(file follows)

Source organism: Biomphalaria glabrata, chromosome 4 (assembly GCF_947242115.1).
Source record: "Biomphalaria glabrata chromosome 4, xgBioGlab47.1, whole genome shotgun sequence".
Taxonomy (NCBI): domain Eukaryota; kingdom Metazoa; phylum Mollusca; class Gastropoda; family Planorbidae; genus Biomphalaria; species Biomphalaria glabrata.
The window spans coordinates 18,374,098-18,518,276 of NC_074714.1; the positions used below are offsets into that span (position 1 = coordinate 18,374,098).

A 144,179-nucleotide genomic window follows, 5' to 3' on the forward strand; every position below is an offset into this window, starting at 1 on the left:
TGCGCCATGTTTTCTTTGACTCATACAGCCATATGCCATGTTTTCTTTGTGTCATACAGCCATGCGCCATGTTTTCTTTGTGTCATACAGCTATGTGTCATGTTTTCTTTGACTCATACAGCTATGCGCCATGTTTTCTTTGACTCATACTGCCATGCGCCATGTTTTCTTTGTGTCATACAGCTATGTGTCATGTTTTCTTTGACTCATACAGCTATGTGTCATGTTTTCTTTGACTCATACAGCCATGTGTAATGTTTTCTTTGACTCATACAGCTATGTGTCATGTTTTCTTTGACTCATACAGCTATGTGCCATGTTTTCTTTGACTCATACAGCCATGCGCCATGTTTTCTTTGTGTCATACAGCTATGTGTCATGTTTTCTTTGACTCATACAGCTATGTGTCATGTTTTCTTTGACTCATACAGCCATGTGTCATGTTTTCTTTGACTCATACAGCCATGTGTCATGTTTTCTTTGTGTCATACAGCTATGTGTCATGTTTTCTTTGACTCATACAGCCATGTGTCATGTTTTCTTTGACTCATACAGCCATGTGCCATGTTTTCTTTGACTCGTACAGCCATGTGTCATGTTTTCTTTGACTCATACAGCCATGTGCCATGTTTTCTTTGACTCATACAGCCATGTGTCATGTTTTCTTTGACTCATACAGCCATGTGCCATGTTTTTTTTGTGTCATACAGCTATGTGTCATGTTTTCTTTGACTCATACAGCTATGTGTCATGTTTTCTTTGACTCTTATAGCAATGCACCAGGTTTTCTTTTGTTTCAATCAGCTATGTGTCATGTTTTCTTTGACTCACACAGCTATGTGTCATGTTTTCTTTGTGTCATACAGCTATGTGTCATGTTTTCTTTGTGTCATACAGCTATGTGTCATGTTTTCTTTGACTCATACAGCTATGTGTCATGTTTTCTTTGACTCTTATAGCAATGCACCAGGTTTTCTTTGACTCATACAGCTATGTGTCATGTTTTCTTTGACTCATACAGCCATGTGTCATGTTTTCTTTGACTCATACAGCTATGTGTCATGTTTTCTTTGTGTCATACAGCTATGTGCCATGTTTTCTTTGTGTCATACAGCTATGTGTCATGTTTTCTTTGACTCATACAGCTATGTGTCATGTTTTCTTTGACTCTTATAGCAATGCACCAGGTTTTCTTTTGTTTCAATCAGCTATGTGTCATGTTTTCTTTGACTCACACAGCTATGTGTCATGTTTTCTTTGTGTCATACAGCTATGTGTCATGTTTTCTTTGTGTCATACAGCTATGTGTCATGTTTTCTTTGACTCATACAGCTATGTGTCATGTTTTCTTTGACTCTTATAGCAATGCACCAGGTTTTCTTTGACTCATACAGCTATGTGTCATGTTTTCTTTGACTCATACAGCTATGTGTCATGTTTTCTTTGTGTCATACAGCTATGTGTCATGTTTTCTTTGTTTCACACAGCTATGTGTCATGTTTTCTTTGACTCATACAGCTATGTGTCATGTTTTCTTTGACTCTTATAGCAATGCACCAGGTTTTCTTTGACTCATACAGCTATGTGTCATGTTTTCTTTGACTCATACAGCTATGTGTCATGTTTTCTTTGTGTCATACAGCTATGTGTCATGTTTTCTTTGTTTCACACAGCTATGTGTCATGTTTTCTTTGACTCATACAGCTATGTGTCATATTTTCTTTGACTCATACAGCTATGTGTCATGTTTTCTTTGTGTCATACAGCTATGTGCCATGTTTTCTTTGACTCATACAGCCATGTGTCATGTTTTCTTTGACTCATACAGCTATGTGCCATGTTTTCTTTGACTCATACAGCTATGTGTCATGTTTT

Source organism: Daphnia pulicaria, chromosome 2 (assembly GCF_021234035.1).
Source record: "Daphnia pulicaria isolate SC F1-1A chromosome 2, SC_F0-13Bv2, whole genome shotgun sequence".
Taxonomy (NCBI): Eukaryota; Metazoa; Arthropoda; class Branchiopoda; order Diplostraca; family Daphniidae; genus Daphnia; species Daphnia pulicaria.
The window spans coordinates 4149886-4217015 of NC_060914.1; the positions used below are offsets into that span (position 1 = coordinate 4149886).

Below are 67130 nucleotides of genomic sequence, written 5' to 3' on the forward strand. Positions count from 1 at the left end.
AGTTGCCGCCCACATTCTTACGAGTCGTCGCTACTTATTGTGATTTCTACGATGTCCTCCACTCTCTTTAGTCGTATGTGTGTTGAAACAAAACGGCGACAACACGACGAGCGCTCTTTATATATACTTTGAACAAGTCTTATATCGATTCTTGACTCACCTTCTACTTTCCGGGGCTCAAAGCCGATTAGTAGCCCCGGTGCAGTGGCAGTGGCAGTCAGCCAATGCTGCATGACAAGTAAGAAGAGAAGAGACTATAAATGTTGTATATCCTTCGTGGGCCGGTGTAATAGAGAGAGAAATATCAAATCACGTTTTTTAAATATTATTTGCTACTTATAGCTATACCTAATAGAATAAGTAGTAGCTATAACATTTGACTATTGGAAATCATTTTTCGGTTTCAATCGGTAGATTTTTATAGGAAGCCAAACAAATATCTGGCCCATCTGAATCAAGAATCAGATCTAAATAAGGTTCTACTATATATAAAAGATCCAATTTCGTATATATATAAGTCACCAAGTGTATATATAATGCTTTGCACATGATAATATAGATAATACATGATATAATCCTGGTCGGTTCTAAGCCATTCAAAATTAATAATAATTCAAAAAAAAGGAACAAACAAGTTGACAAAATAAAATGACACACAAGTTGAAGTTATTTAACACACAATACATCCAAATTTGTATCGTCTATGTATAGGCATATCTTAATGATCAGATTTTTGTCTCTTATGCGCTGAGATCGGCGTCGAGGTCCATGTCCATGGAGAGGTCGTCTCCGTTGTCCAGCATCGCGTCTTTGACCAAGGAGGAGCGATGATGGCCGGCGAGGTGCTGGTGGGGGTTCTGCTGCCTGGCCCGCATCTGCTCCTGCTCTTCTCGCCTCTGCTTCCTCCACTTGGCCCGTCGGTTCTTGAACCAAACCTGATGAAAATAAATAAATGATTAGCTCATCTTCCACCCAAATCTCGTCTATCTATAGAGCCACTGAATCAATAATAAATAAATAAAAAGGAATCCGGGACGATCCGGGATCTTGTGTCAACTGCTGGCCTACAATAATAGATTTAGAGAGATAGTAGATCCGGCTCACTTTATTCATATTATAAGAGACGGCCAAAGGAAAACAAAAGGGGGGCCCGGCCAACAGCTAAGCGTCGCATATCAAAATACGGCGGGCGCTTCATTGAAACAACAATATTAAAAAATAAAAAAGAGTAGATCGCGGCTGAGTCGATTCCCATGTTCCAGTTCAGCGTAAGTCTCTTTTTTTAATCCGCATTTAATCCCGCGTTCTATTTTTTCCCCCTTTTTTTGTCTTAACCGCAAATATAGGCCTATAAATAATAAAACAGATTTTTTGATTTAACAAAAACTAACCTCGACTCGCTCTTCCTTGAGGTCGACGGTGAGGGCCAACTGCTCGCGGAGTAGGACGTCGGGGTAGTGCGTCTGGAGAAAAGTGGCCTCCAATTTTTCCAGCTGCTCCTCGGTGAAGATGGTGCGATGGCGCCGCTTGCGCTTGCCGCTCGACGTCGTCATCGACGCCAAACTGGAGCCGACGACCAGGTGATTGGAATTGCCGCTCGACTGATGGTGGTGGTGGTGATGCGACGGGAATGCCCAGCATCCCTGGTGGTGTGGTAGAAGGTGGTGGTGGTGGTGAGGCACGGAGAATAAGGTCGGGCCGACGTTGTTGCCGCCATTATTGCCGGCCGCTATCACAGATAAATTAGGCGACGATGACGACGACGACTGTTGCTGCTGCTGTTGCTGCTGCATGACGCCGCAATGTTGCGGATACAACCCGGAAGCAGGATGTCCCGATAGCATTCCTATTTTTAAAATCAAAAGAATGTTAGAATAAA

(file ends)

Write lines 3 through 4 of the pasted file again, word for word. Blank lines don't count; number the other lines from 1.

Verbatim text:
Taxonomy (NCBI): domain Eukaryota; kingdom Metazoa; phylum Mollusca; class Gastropoda; family Planorbidae; genus Biomphalaria; species Biomphalaria glabrata.
The window spans coordinates 18,374,098-18,518,276 of NC_074714.1; the positions used below are offsets into that span (position 1 = coordinate 18,374,098).